f you are looking for a nights break not too far from the city, Massanjore is a good option. You are sure to return home refreshed. There are no tourist spots to rush through in this town near the Bengal-Jharkhand border. A rocky terrain, an expansive sky and a lake with startling blue water just about sum up its charms.

On the way to Massanjore, you will pass Suri, the largest town in Birbhum district. The complex bond between man and river is nowhere more apparent than in this region. While river Damodar is worshipped in a magnificent temple, another river, Mayurakshi, is shackled by technology. After a halt at Suri, head for Sonaturpara. The attraction here is a 200-year-old unknown yet majestic temple dedicated to Damodar.

Nothing conclusive can be found in the history books about this structure. The 300 peerless terracotta panels carved on its walls leave most visitors speechless.The 35-ft-tall temple is made in the aatchala style of the Bengal school. Curiously, it doesn?t house an idol. There is not even an image of a deity.

The terracotta sculptures that embellish the walls and pillars narrate episodes from the life of Krishna. His affair with Radha, musicians, elephants, soldiers, the avatars of Vishnu and vastraharan of the gopinis are the recurrent themes.The most eyecatching panels are of Hindu motifs like kalash, peacock, lotus, chariot and conch shell. The temple is maintained by the Archaeological Survey of India.

Further down the road to Massanjore, stop by the sandbank of an emaciated stream for a breathtaking view. Tilpara barrage is also worth a visit. The most imposing construction in Massanjore is the dam. It was built on the Mayurakshi in the early 1950s to boost irrigation, generate electricity and prevent floods. The project was technically and financially supported by the government of Canada. Many residents of the area still call it the Canada dam.

The 2,000-ft long and 113-ft high dam with 21 lockgates was completed in 1955. One side of the structure is in Bengal, while the other side touches Jharkhand.

The lake that was created as a result of the project is a gem on Bengal's tourist map. The surrounding greenery sets off the deep blue hue of the water.The Mayurakshi flows down from the highland. Two hills, with their tops shrouded in mist, stand like silent sentinels over the town. The sky is such a soft blue here that is soothing just to stare at it. Everything seems straight out of a picture postcard.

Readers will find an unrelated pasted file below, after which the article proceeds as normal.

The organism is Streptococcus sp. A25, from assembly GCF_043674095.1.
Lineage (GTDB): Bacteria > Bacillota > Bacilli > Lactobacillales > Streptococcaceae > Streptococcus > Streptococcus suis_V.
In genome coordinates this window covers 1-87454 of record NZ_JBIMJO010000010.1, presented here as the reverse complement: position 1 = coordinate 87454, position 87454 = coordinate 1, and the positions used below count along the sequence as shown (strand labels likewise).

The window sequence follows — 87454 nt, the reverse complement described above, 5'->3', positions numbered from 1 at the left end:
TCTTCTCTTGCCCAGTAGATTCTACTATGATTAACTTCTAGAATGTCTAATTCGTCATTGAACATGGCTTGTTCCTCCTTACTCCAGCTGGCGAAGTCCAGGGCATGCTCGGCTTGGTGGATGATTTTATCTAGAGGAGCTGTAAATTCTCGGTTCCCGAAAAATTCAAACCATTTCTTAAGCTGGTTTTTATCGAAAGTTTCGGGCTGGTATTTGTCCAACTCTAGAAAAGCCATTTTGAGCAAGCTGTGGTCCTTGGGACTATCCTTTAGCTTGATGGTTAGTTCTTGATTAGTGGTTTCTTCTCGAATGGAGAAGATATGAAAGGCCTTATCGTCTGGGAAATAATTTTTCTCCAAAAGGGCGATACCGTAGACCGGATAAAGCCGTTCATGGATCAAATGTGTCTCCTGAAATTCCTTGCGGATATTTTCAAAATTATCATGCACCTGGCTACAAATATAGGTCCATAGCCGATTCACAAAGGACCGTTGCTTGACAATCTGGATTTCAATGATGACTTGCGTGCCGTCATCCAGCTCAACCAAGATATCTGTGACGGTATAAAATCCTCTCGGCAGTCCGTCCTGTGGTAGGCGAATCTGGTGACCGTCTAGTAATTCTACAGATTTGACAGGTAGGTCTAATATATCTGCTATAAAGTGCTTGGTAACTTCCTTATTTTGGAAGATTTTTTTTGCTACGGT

The town is home to a number of rare birds, especially green parrots. Once the sun goes down, it is pleasant to walk along the dam. If you are visiting during full moon, do venture out in the evening. The lake by moonlight is an unforgettable sight.

Those who have an interest in tribal culture can visit a nearby village named Lampa. It is an excellent place to pick up tribal handicraft.


Massanjore is just 48 km from Bolpur. Jharkhand State Transport Corporation buses leave from Calcutta?s Babughat for Massanjore. Burdwan and Suri fall en route. It takes about seven hours to reach Massanjore by road


Youth Hostel, just two km from the barrage, is a good place to stay. Double rooms cost Rs 100 per night. There is a 22-bed dormitory. Beds cost Rs 40 per night.
For bookings contact:

Yuva Kalyan Office
32/1, BBD Bag (South),
Calcutta 700001
Phone 22480626

The Mayurakshi Bhavan of the irrigation department is another good place to stay. A double-bed room costs Rs 300 per night.
For bookings contact:

Deputy secretary,
Irrigation department,
Water Resource Development Building
Salt Lake
Phone 23212259

This article was published in 21st May 2006 in The Telegraph

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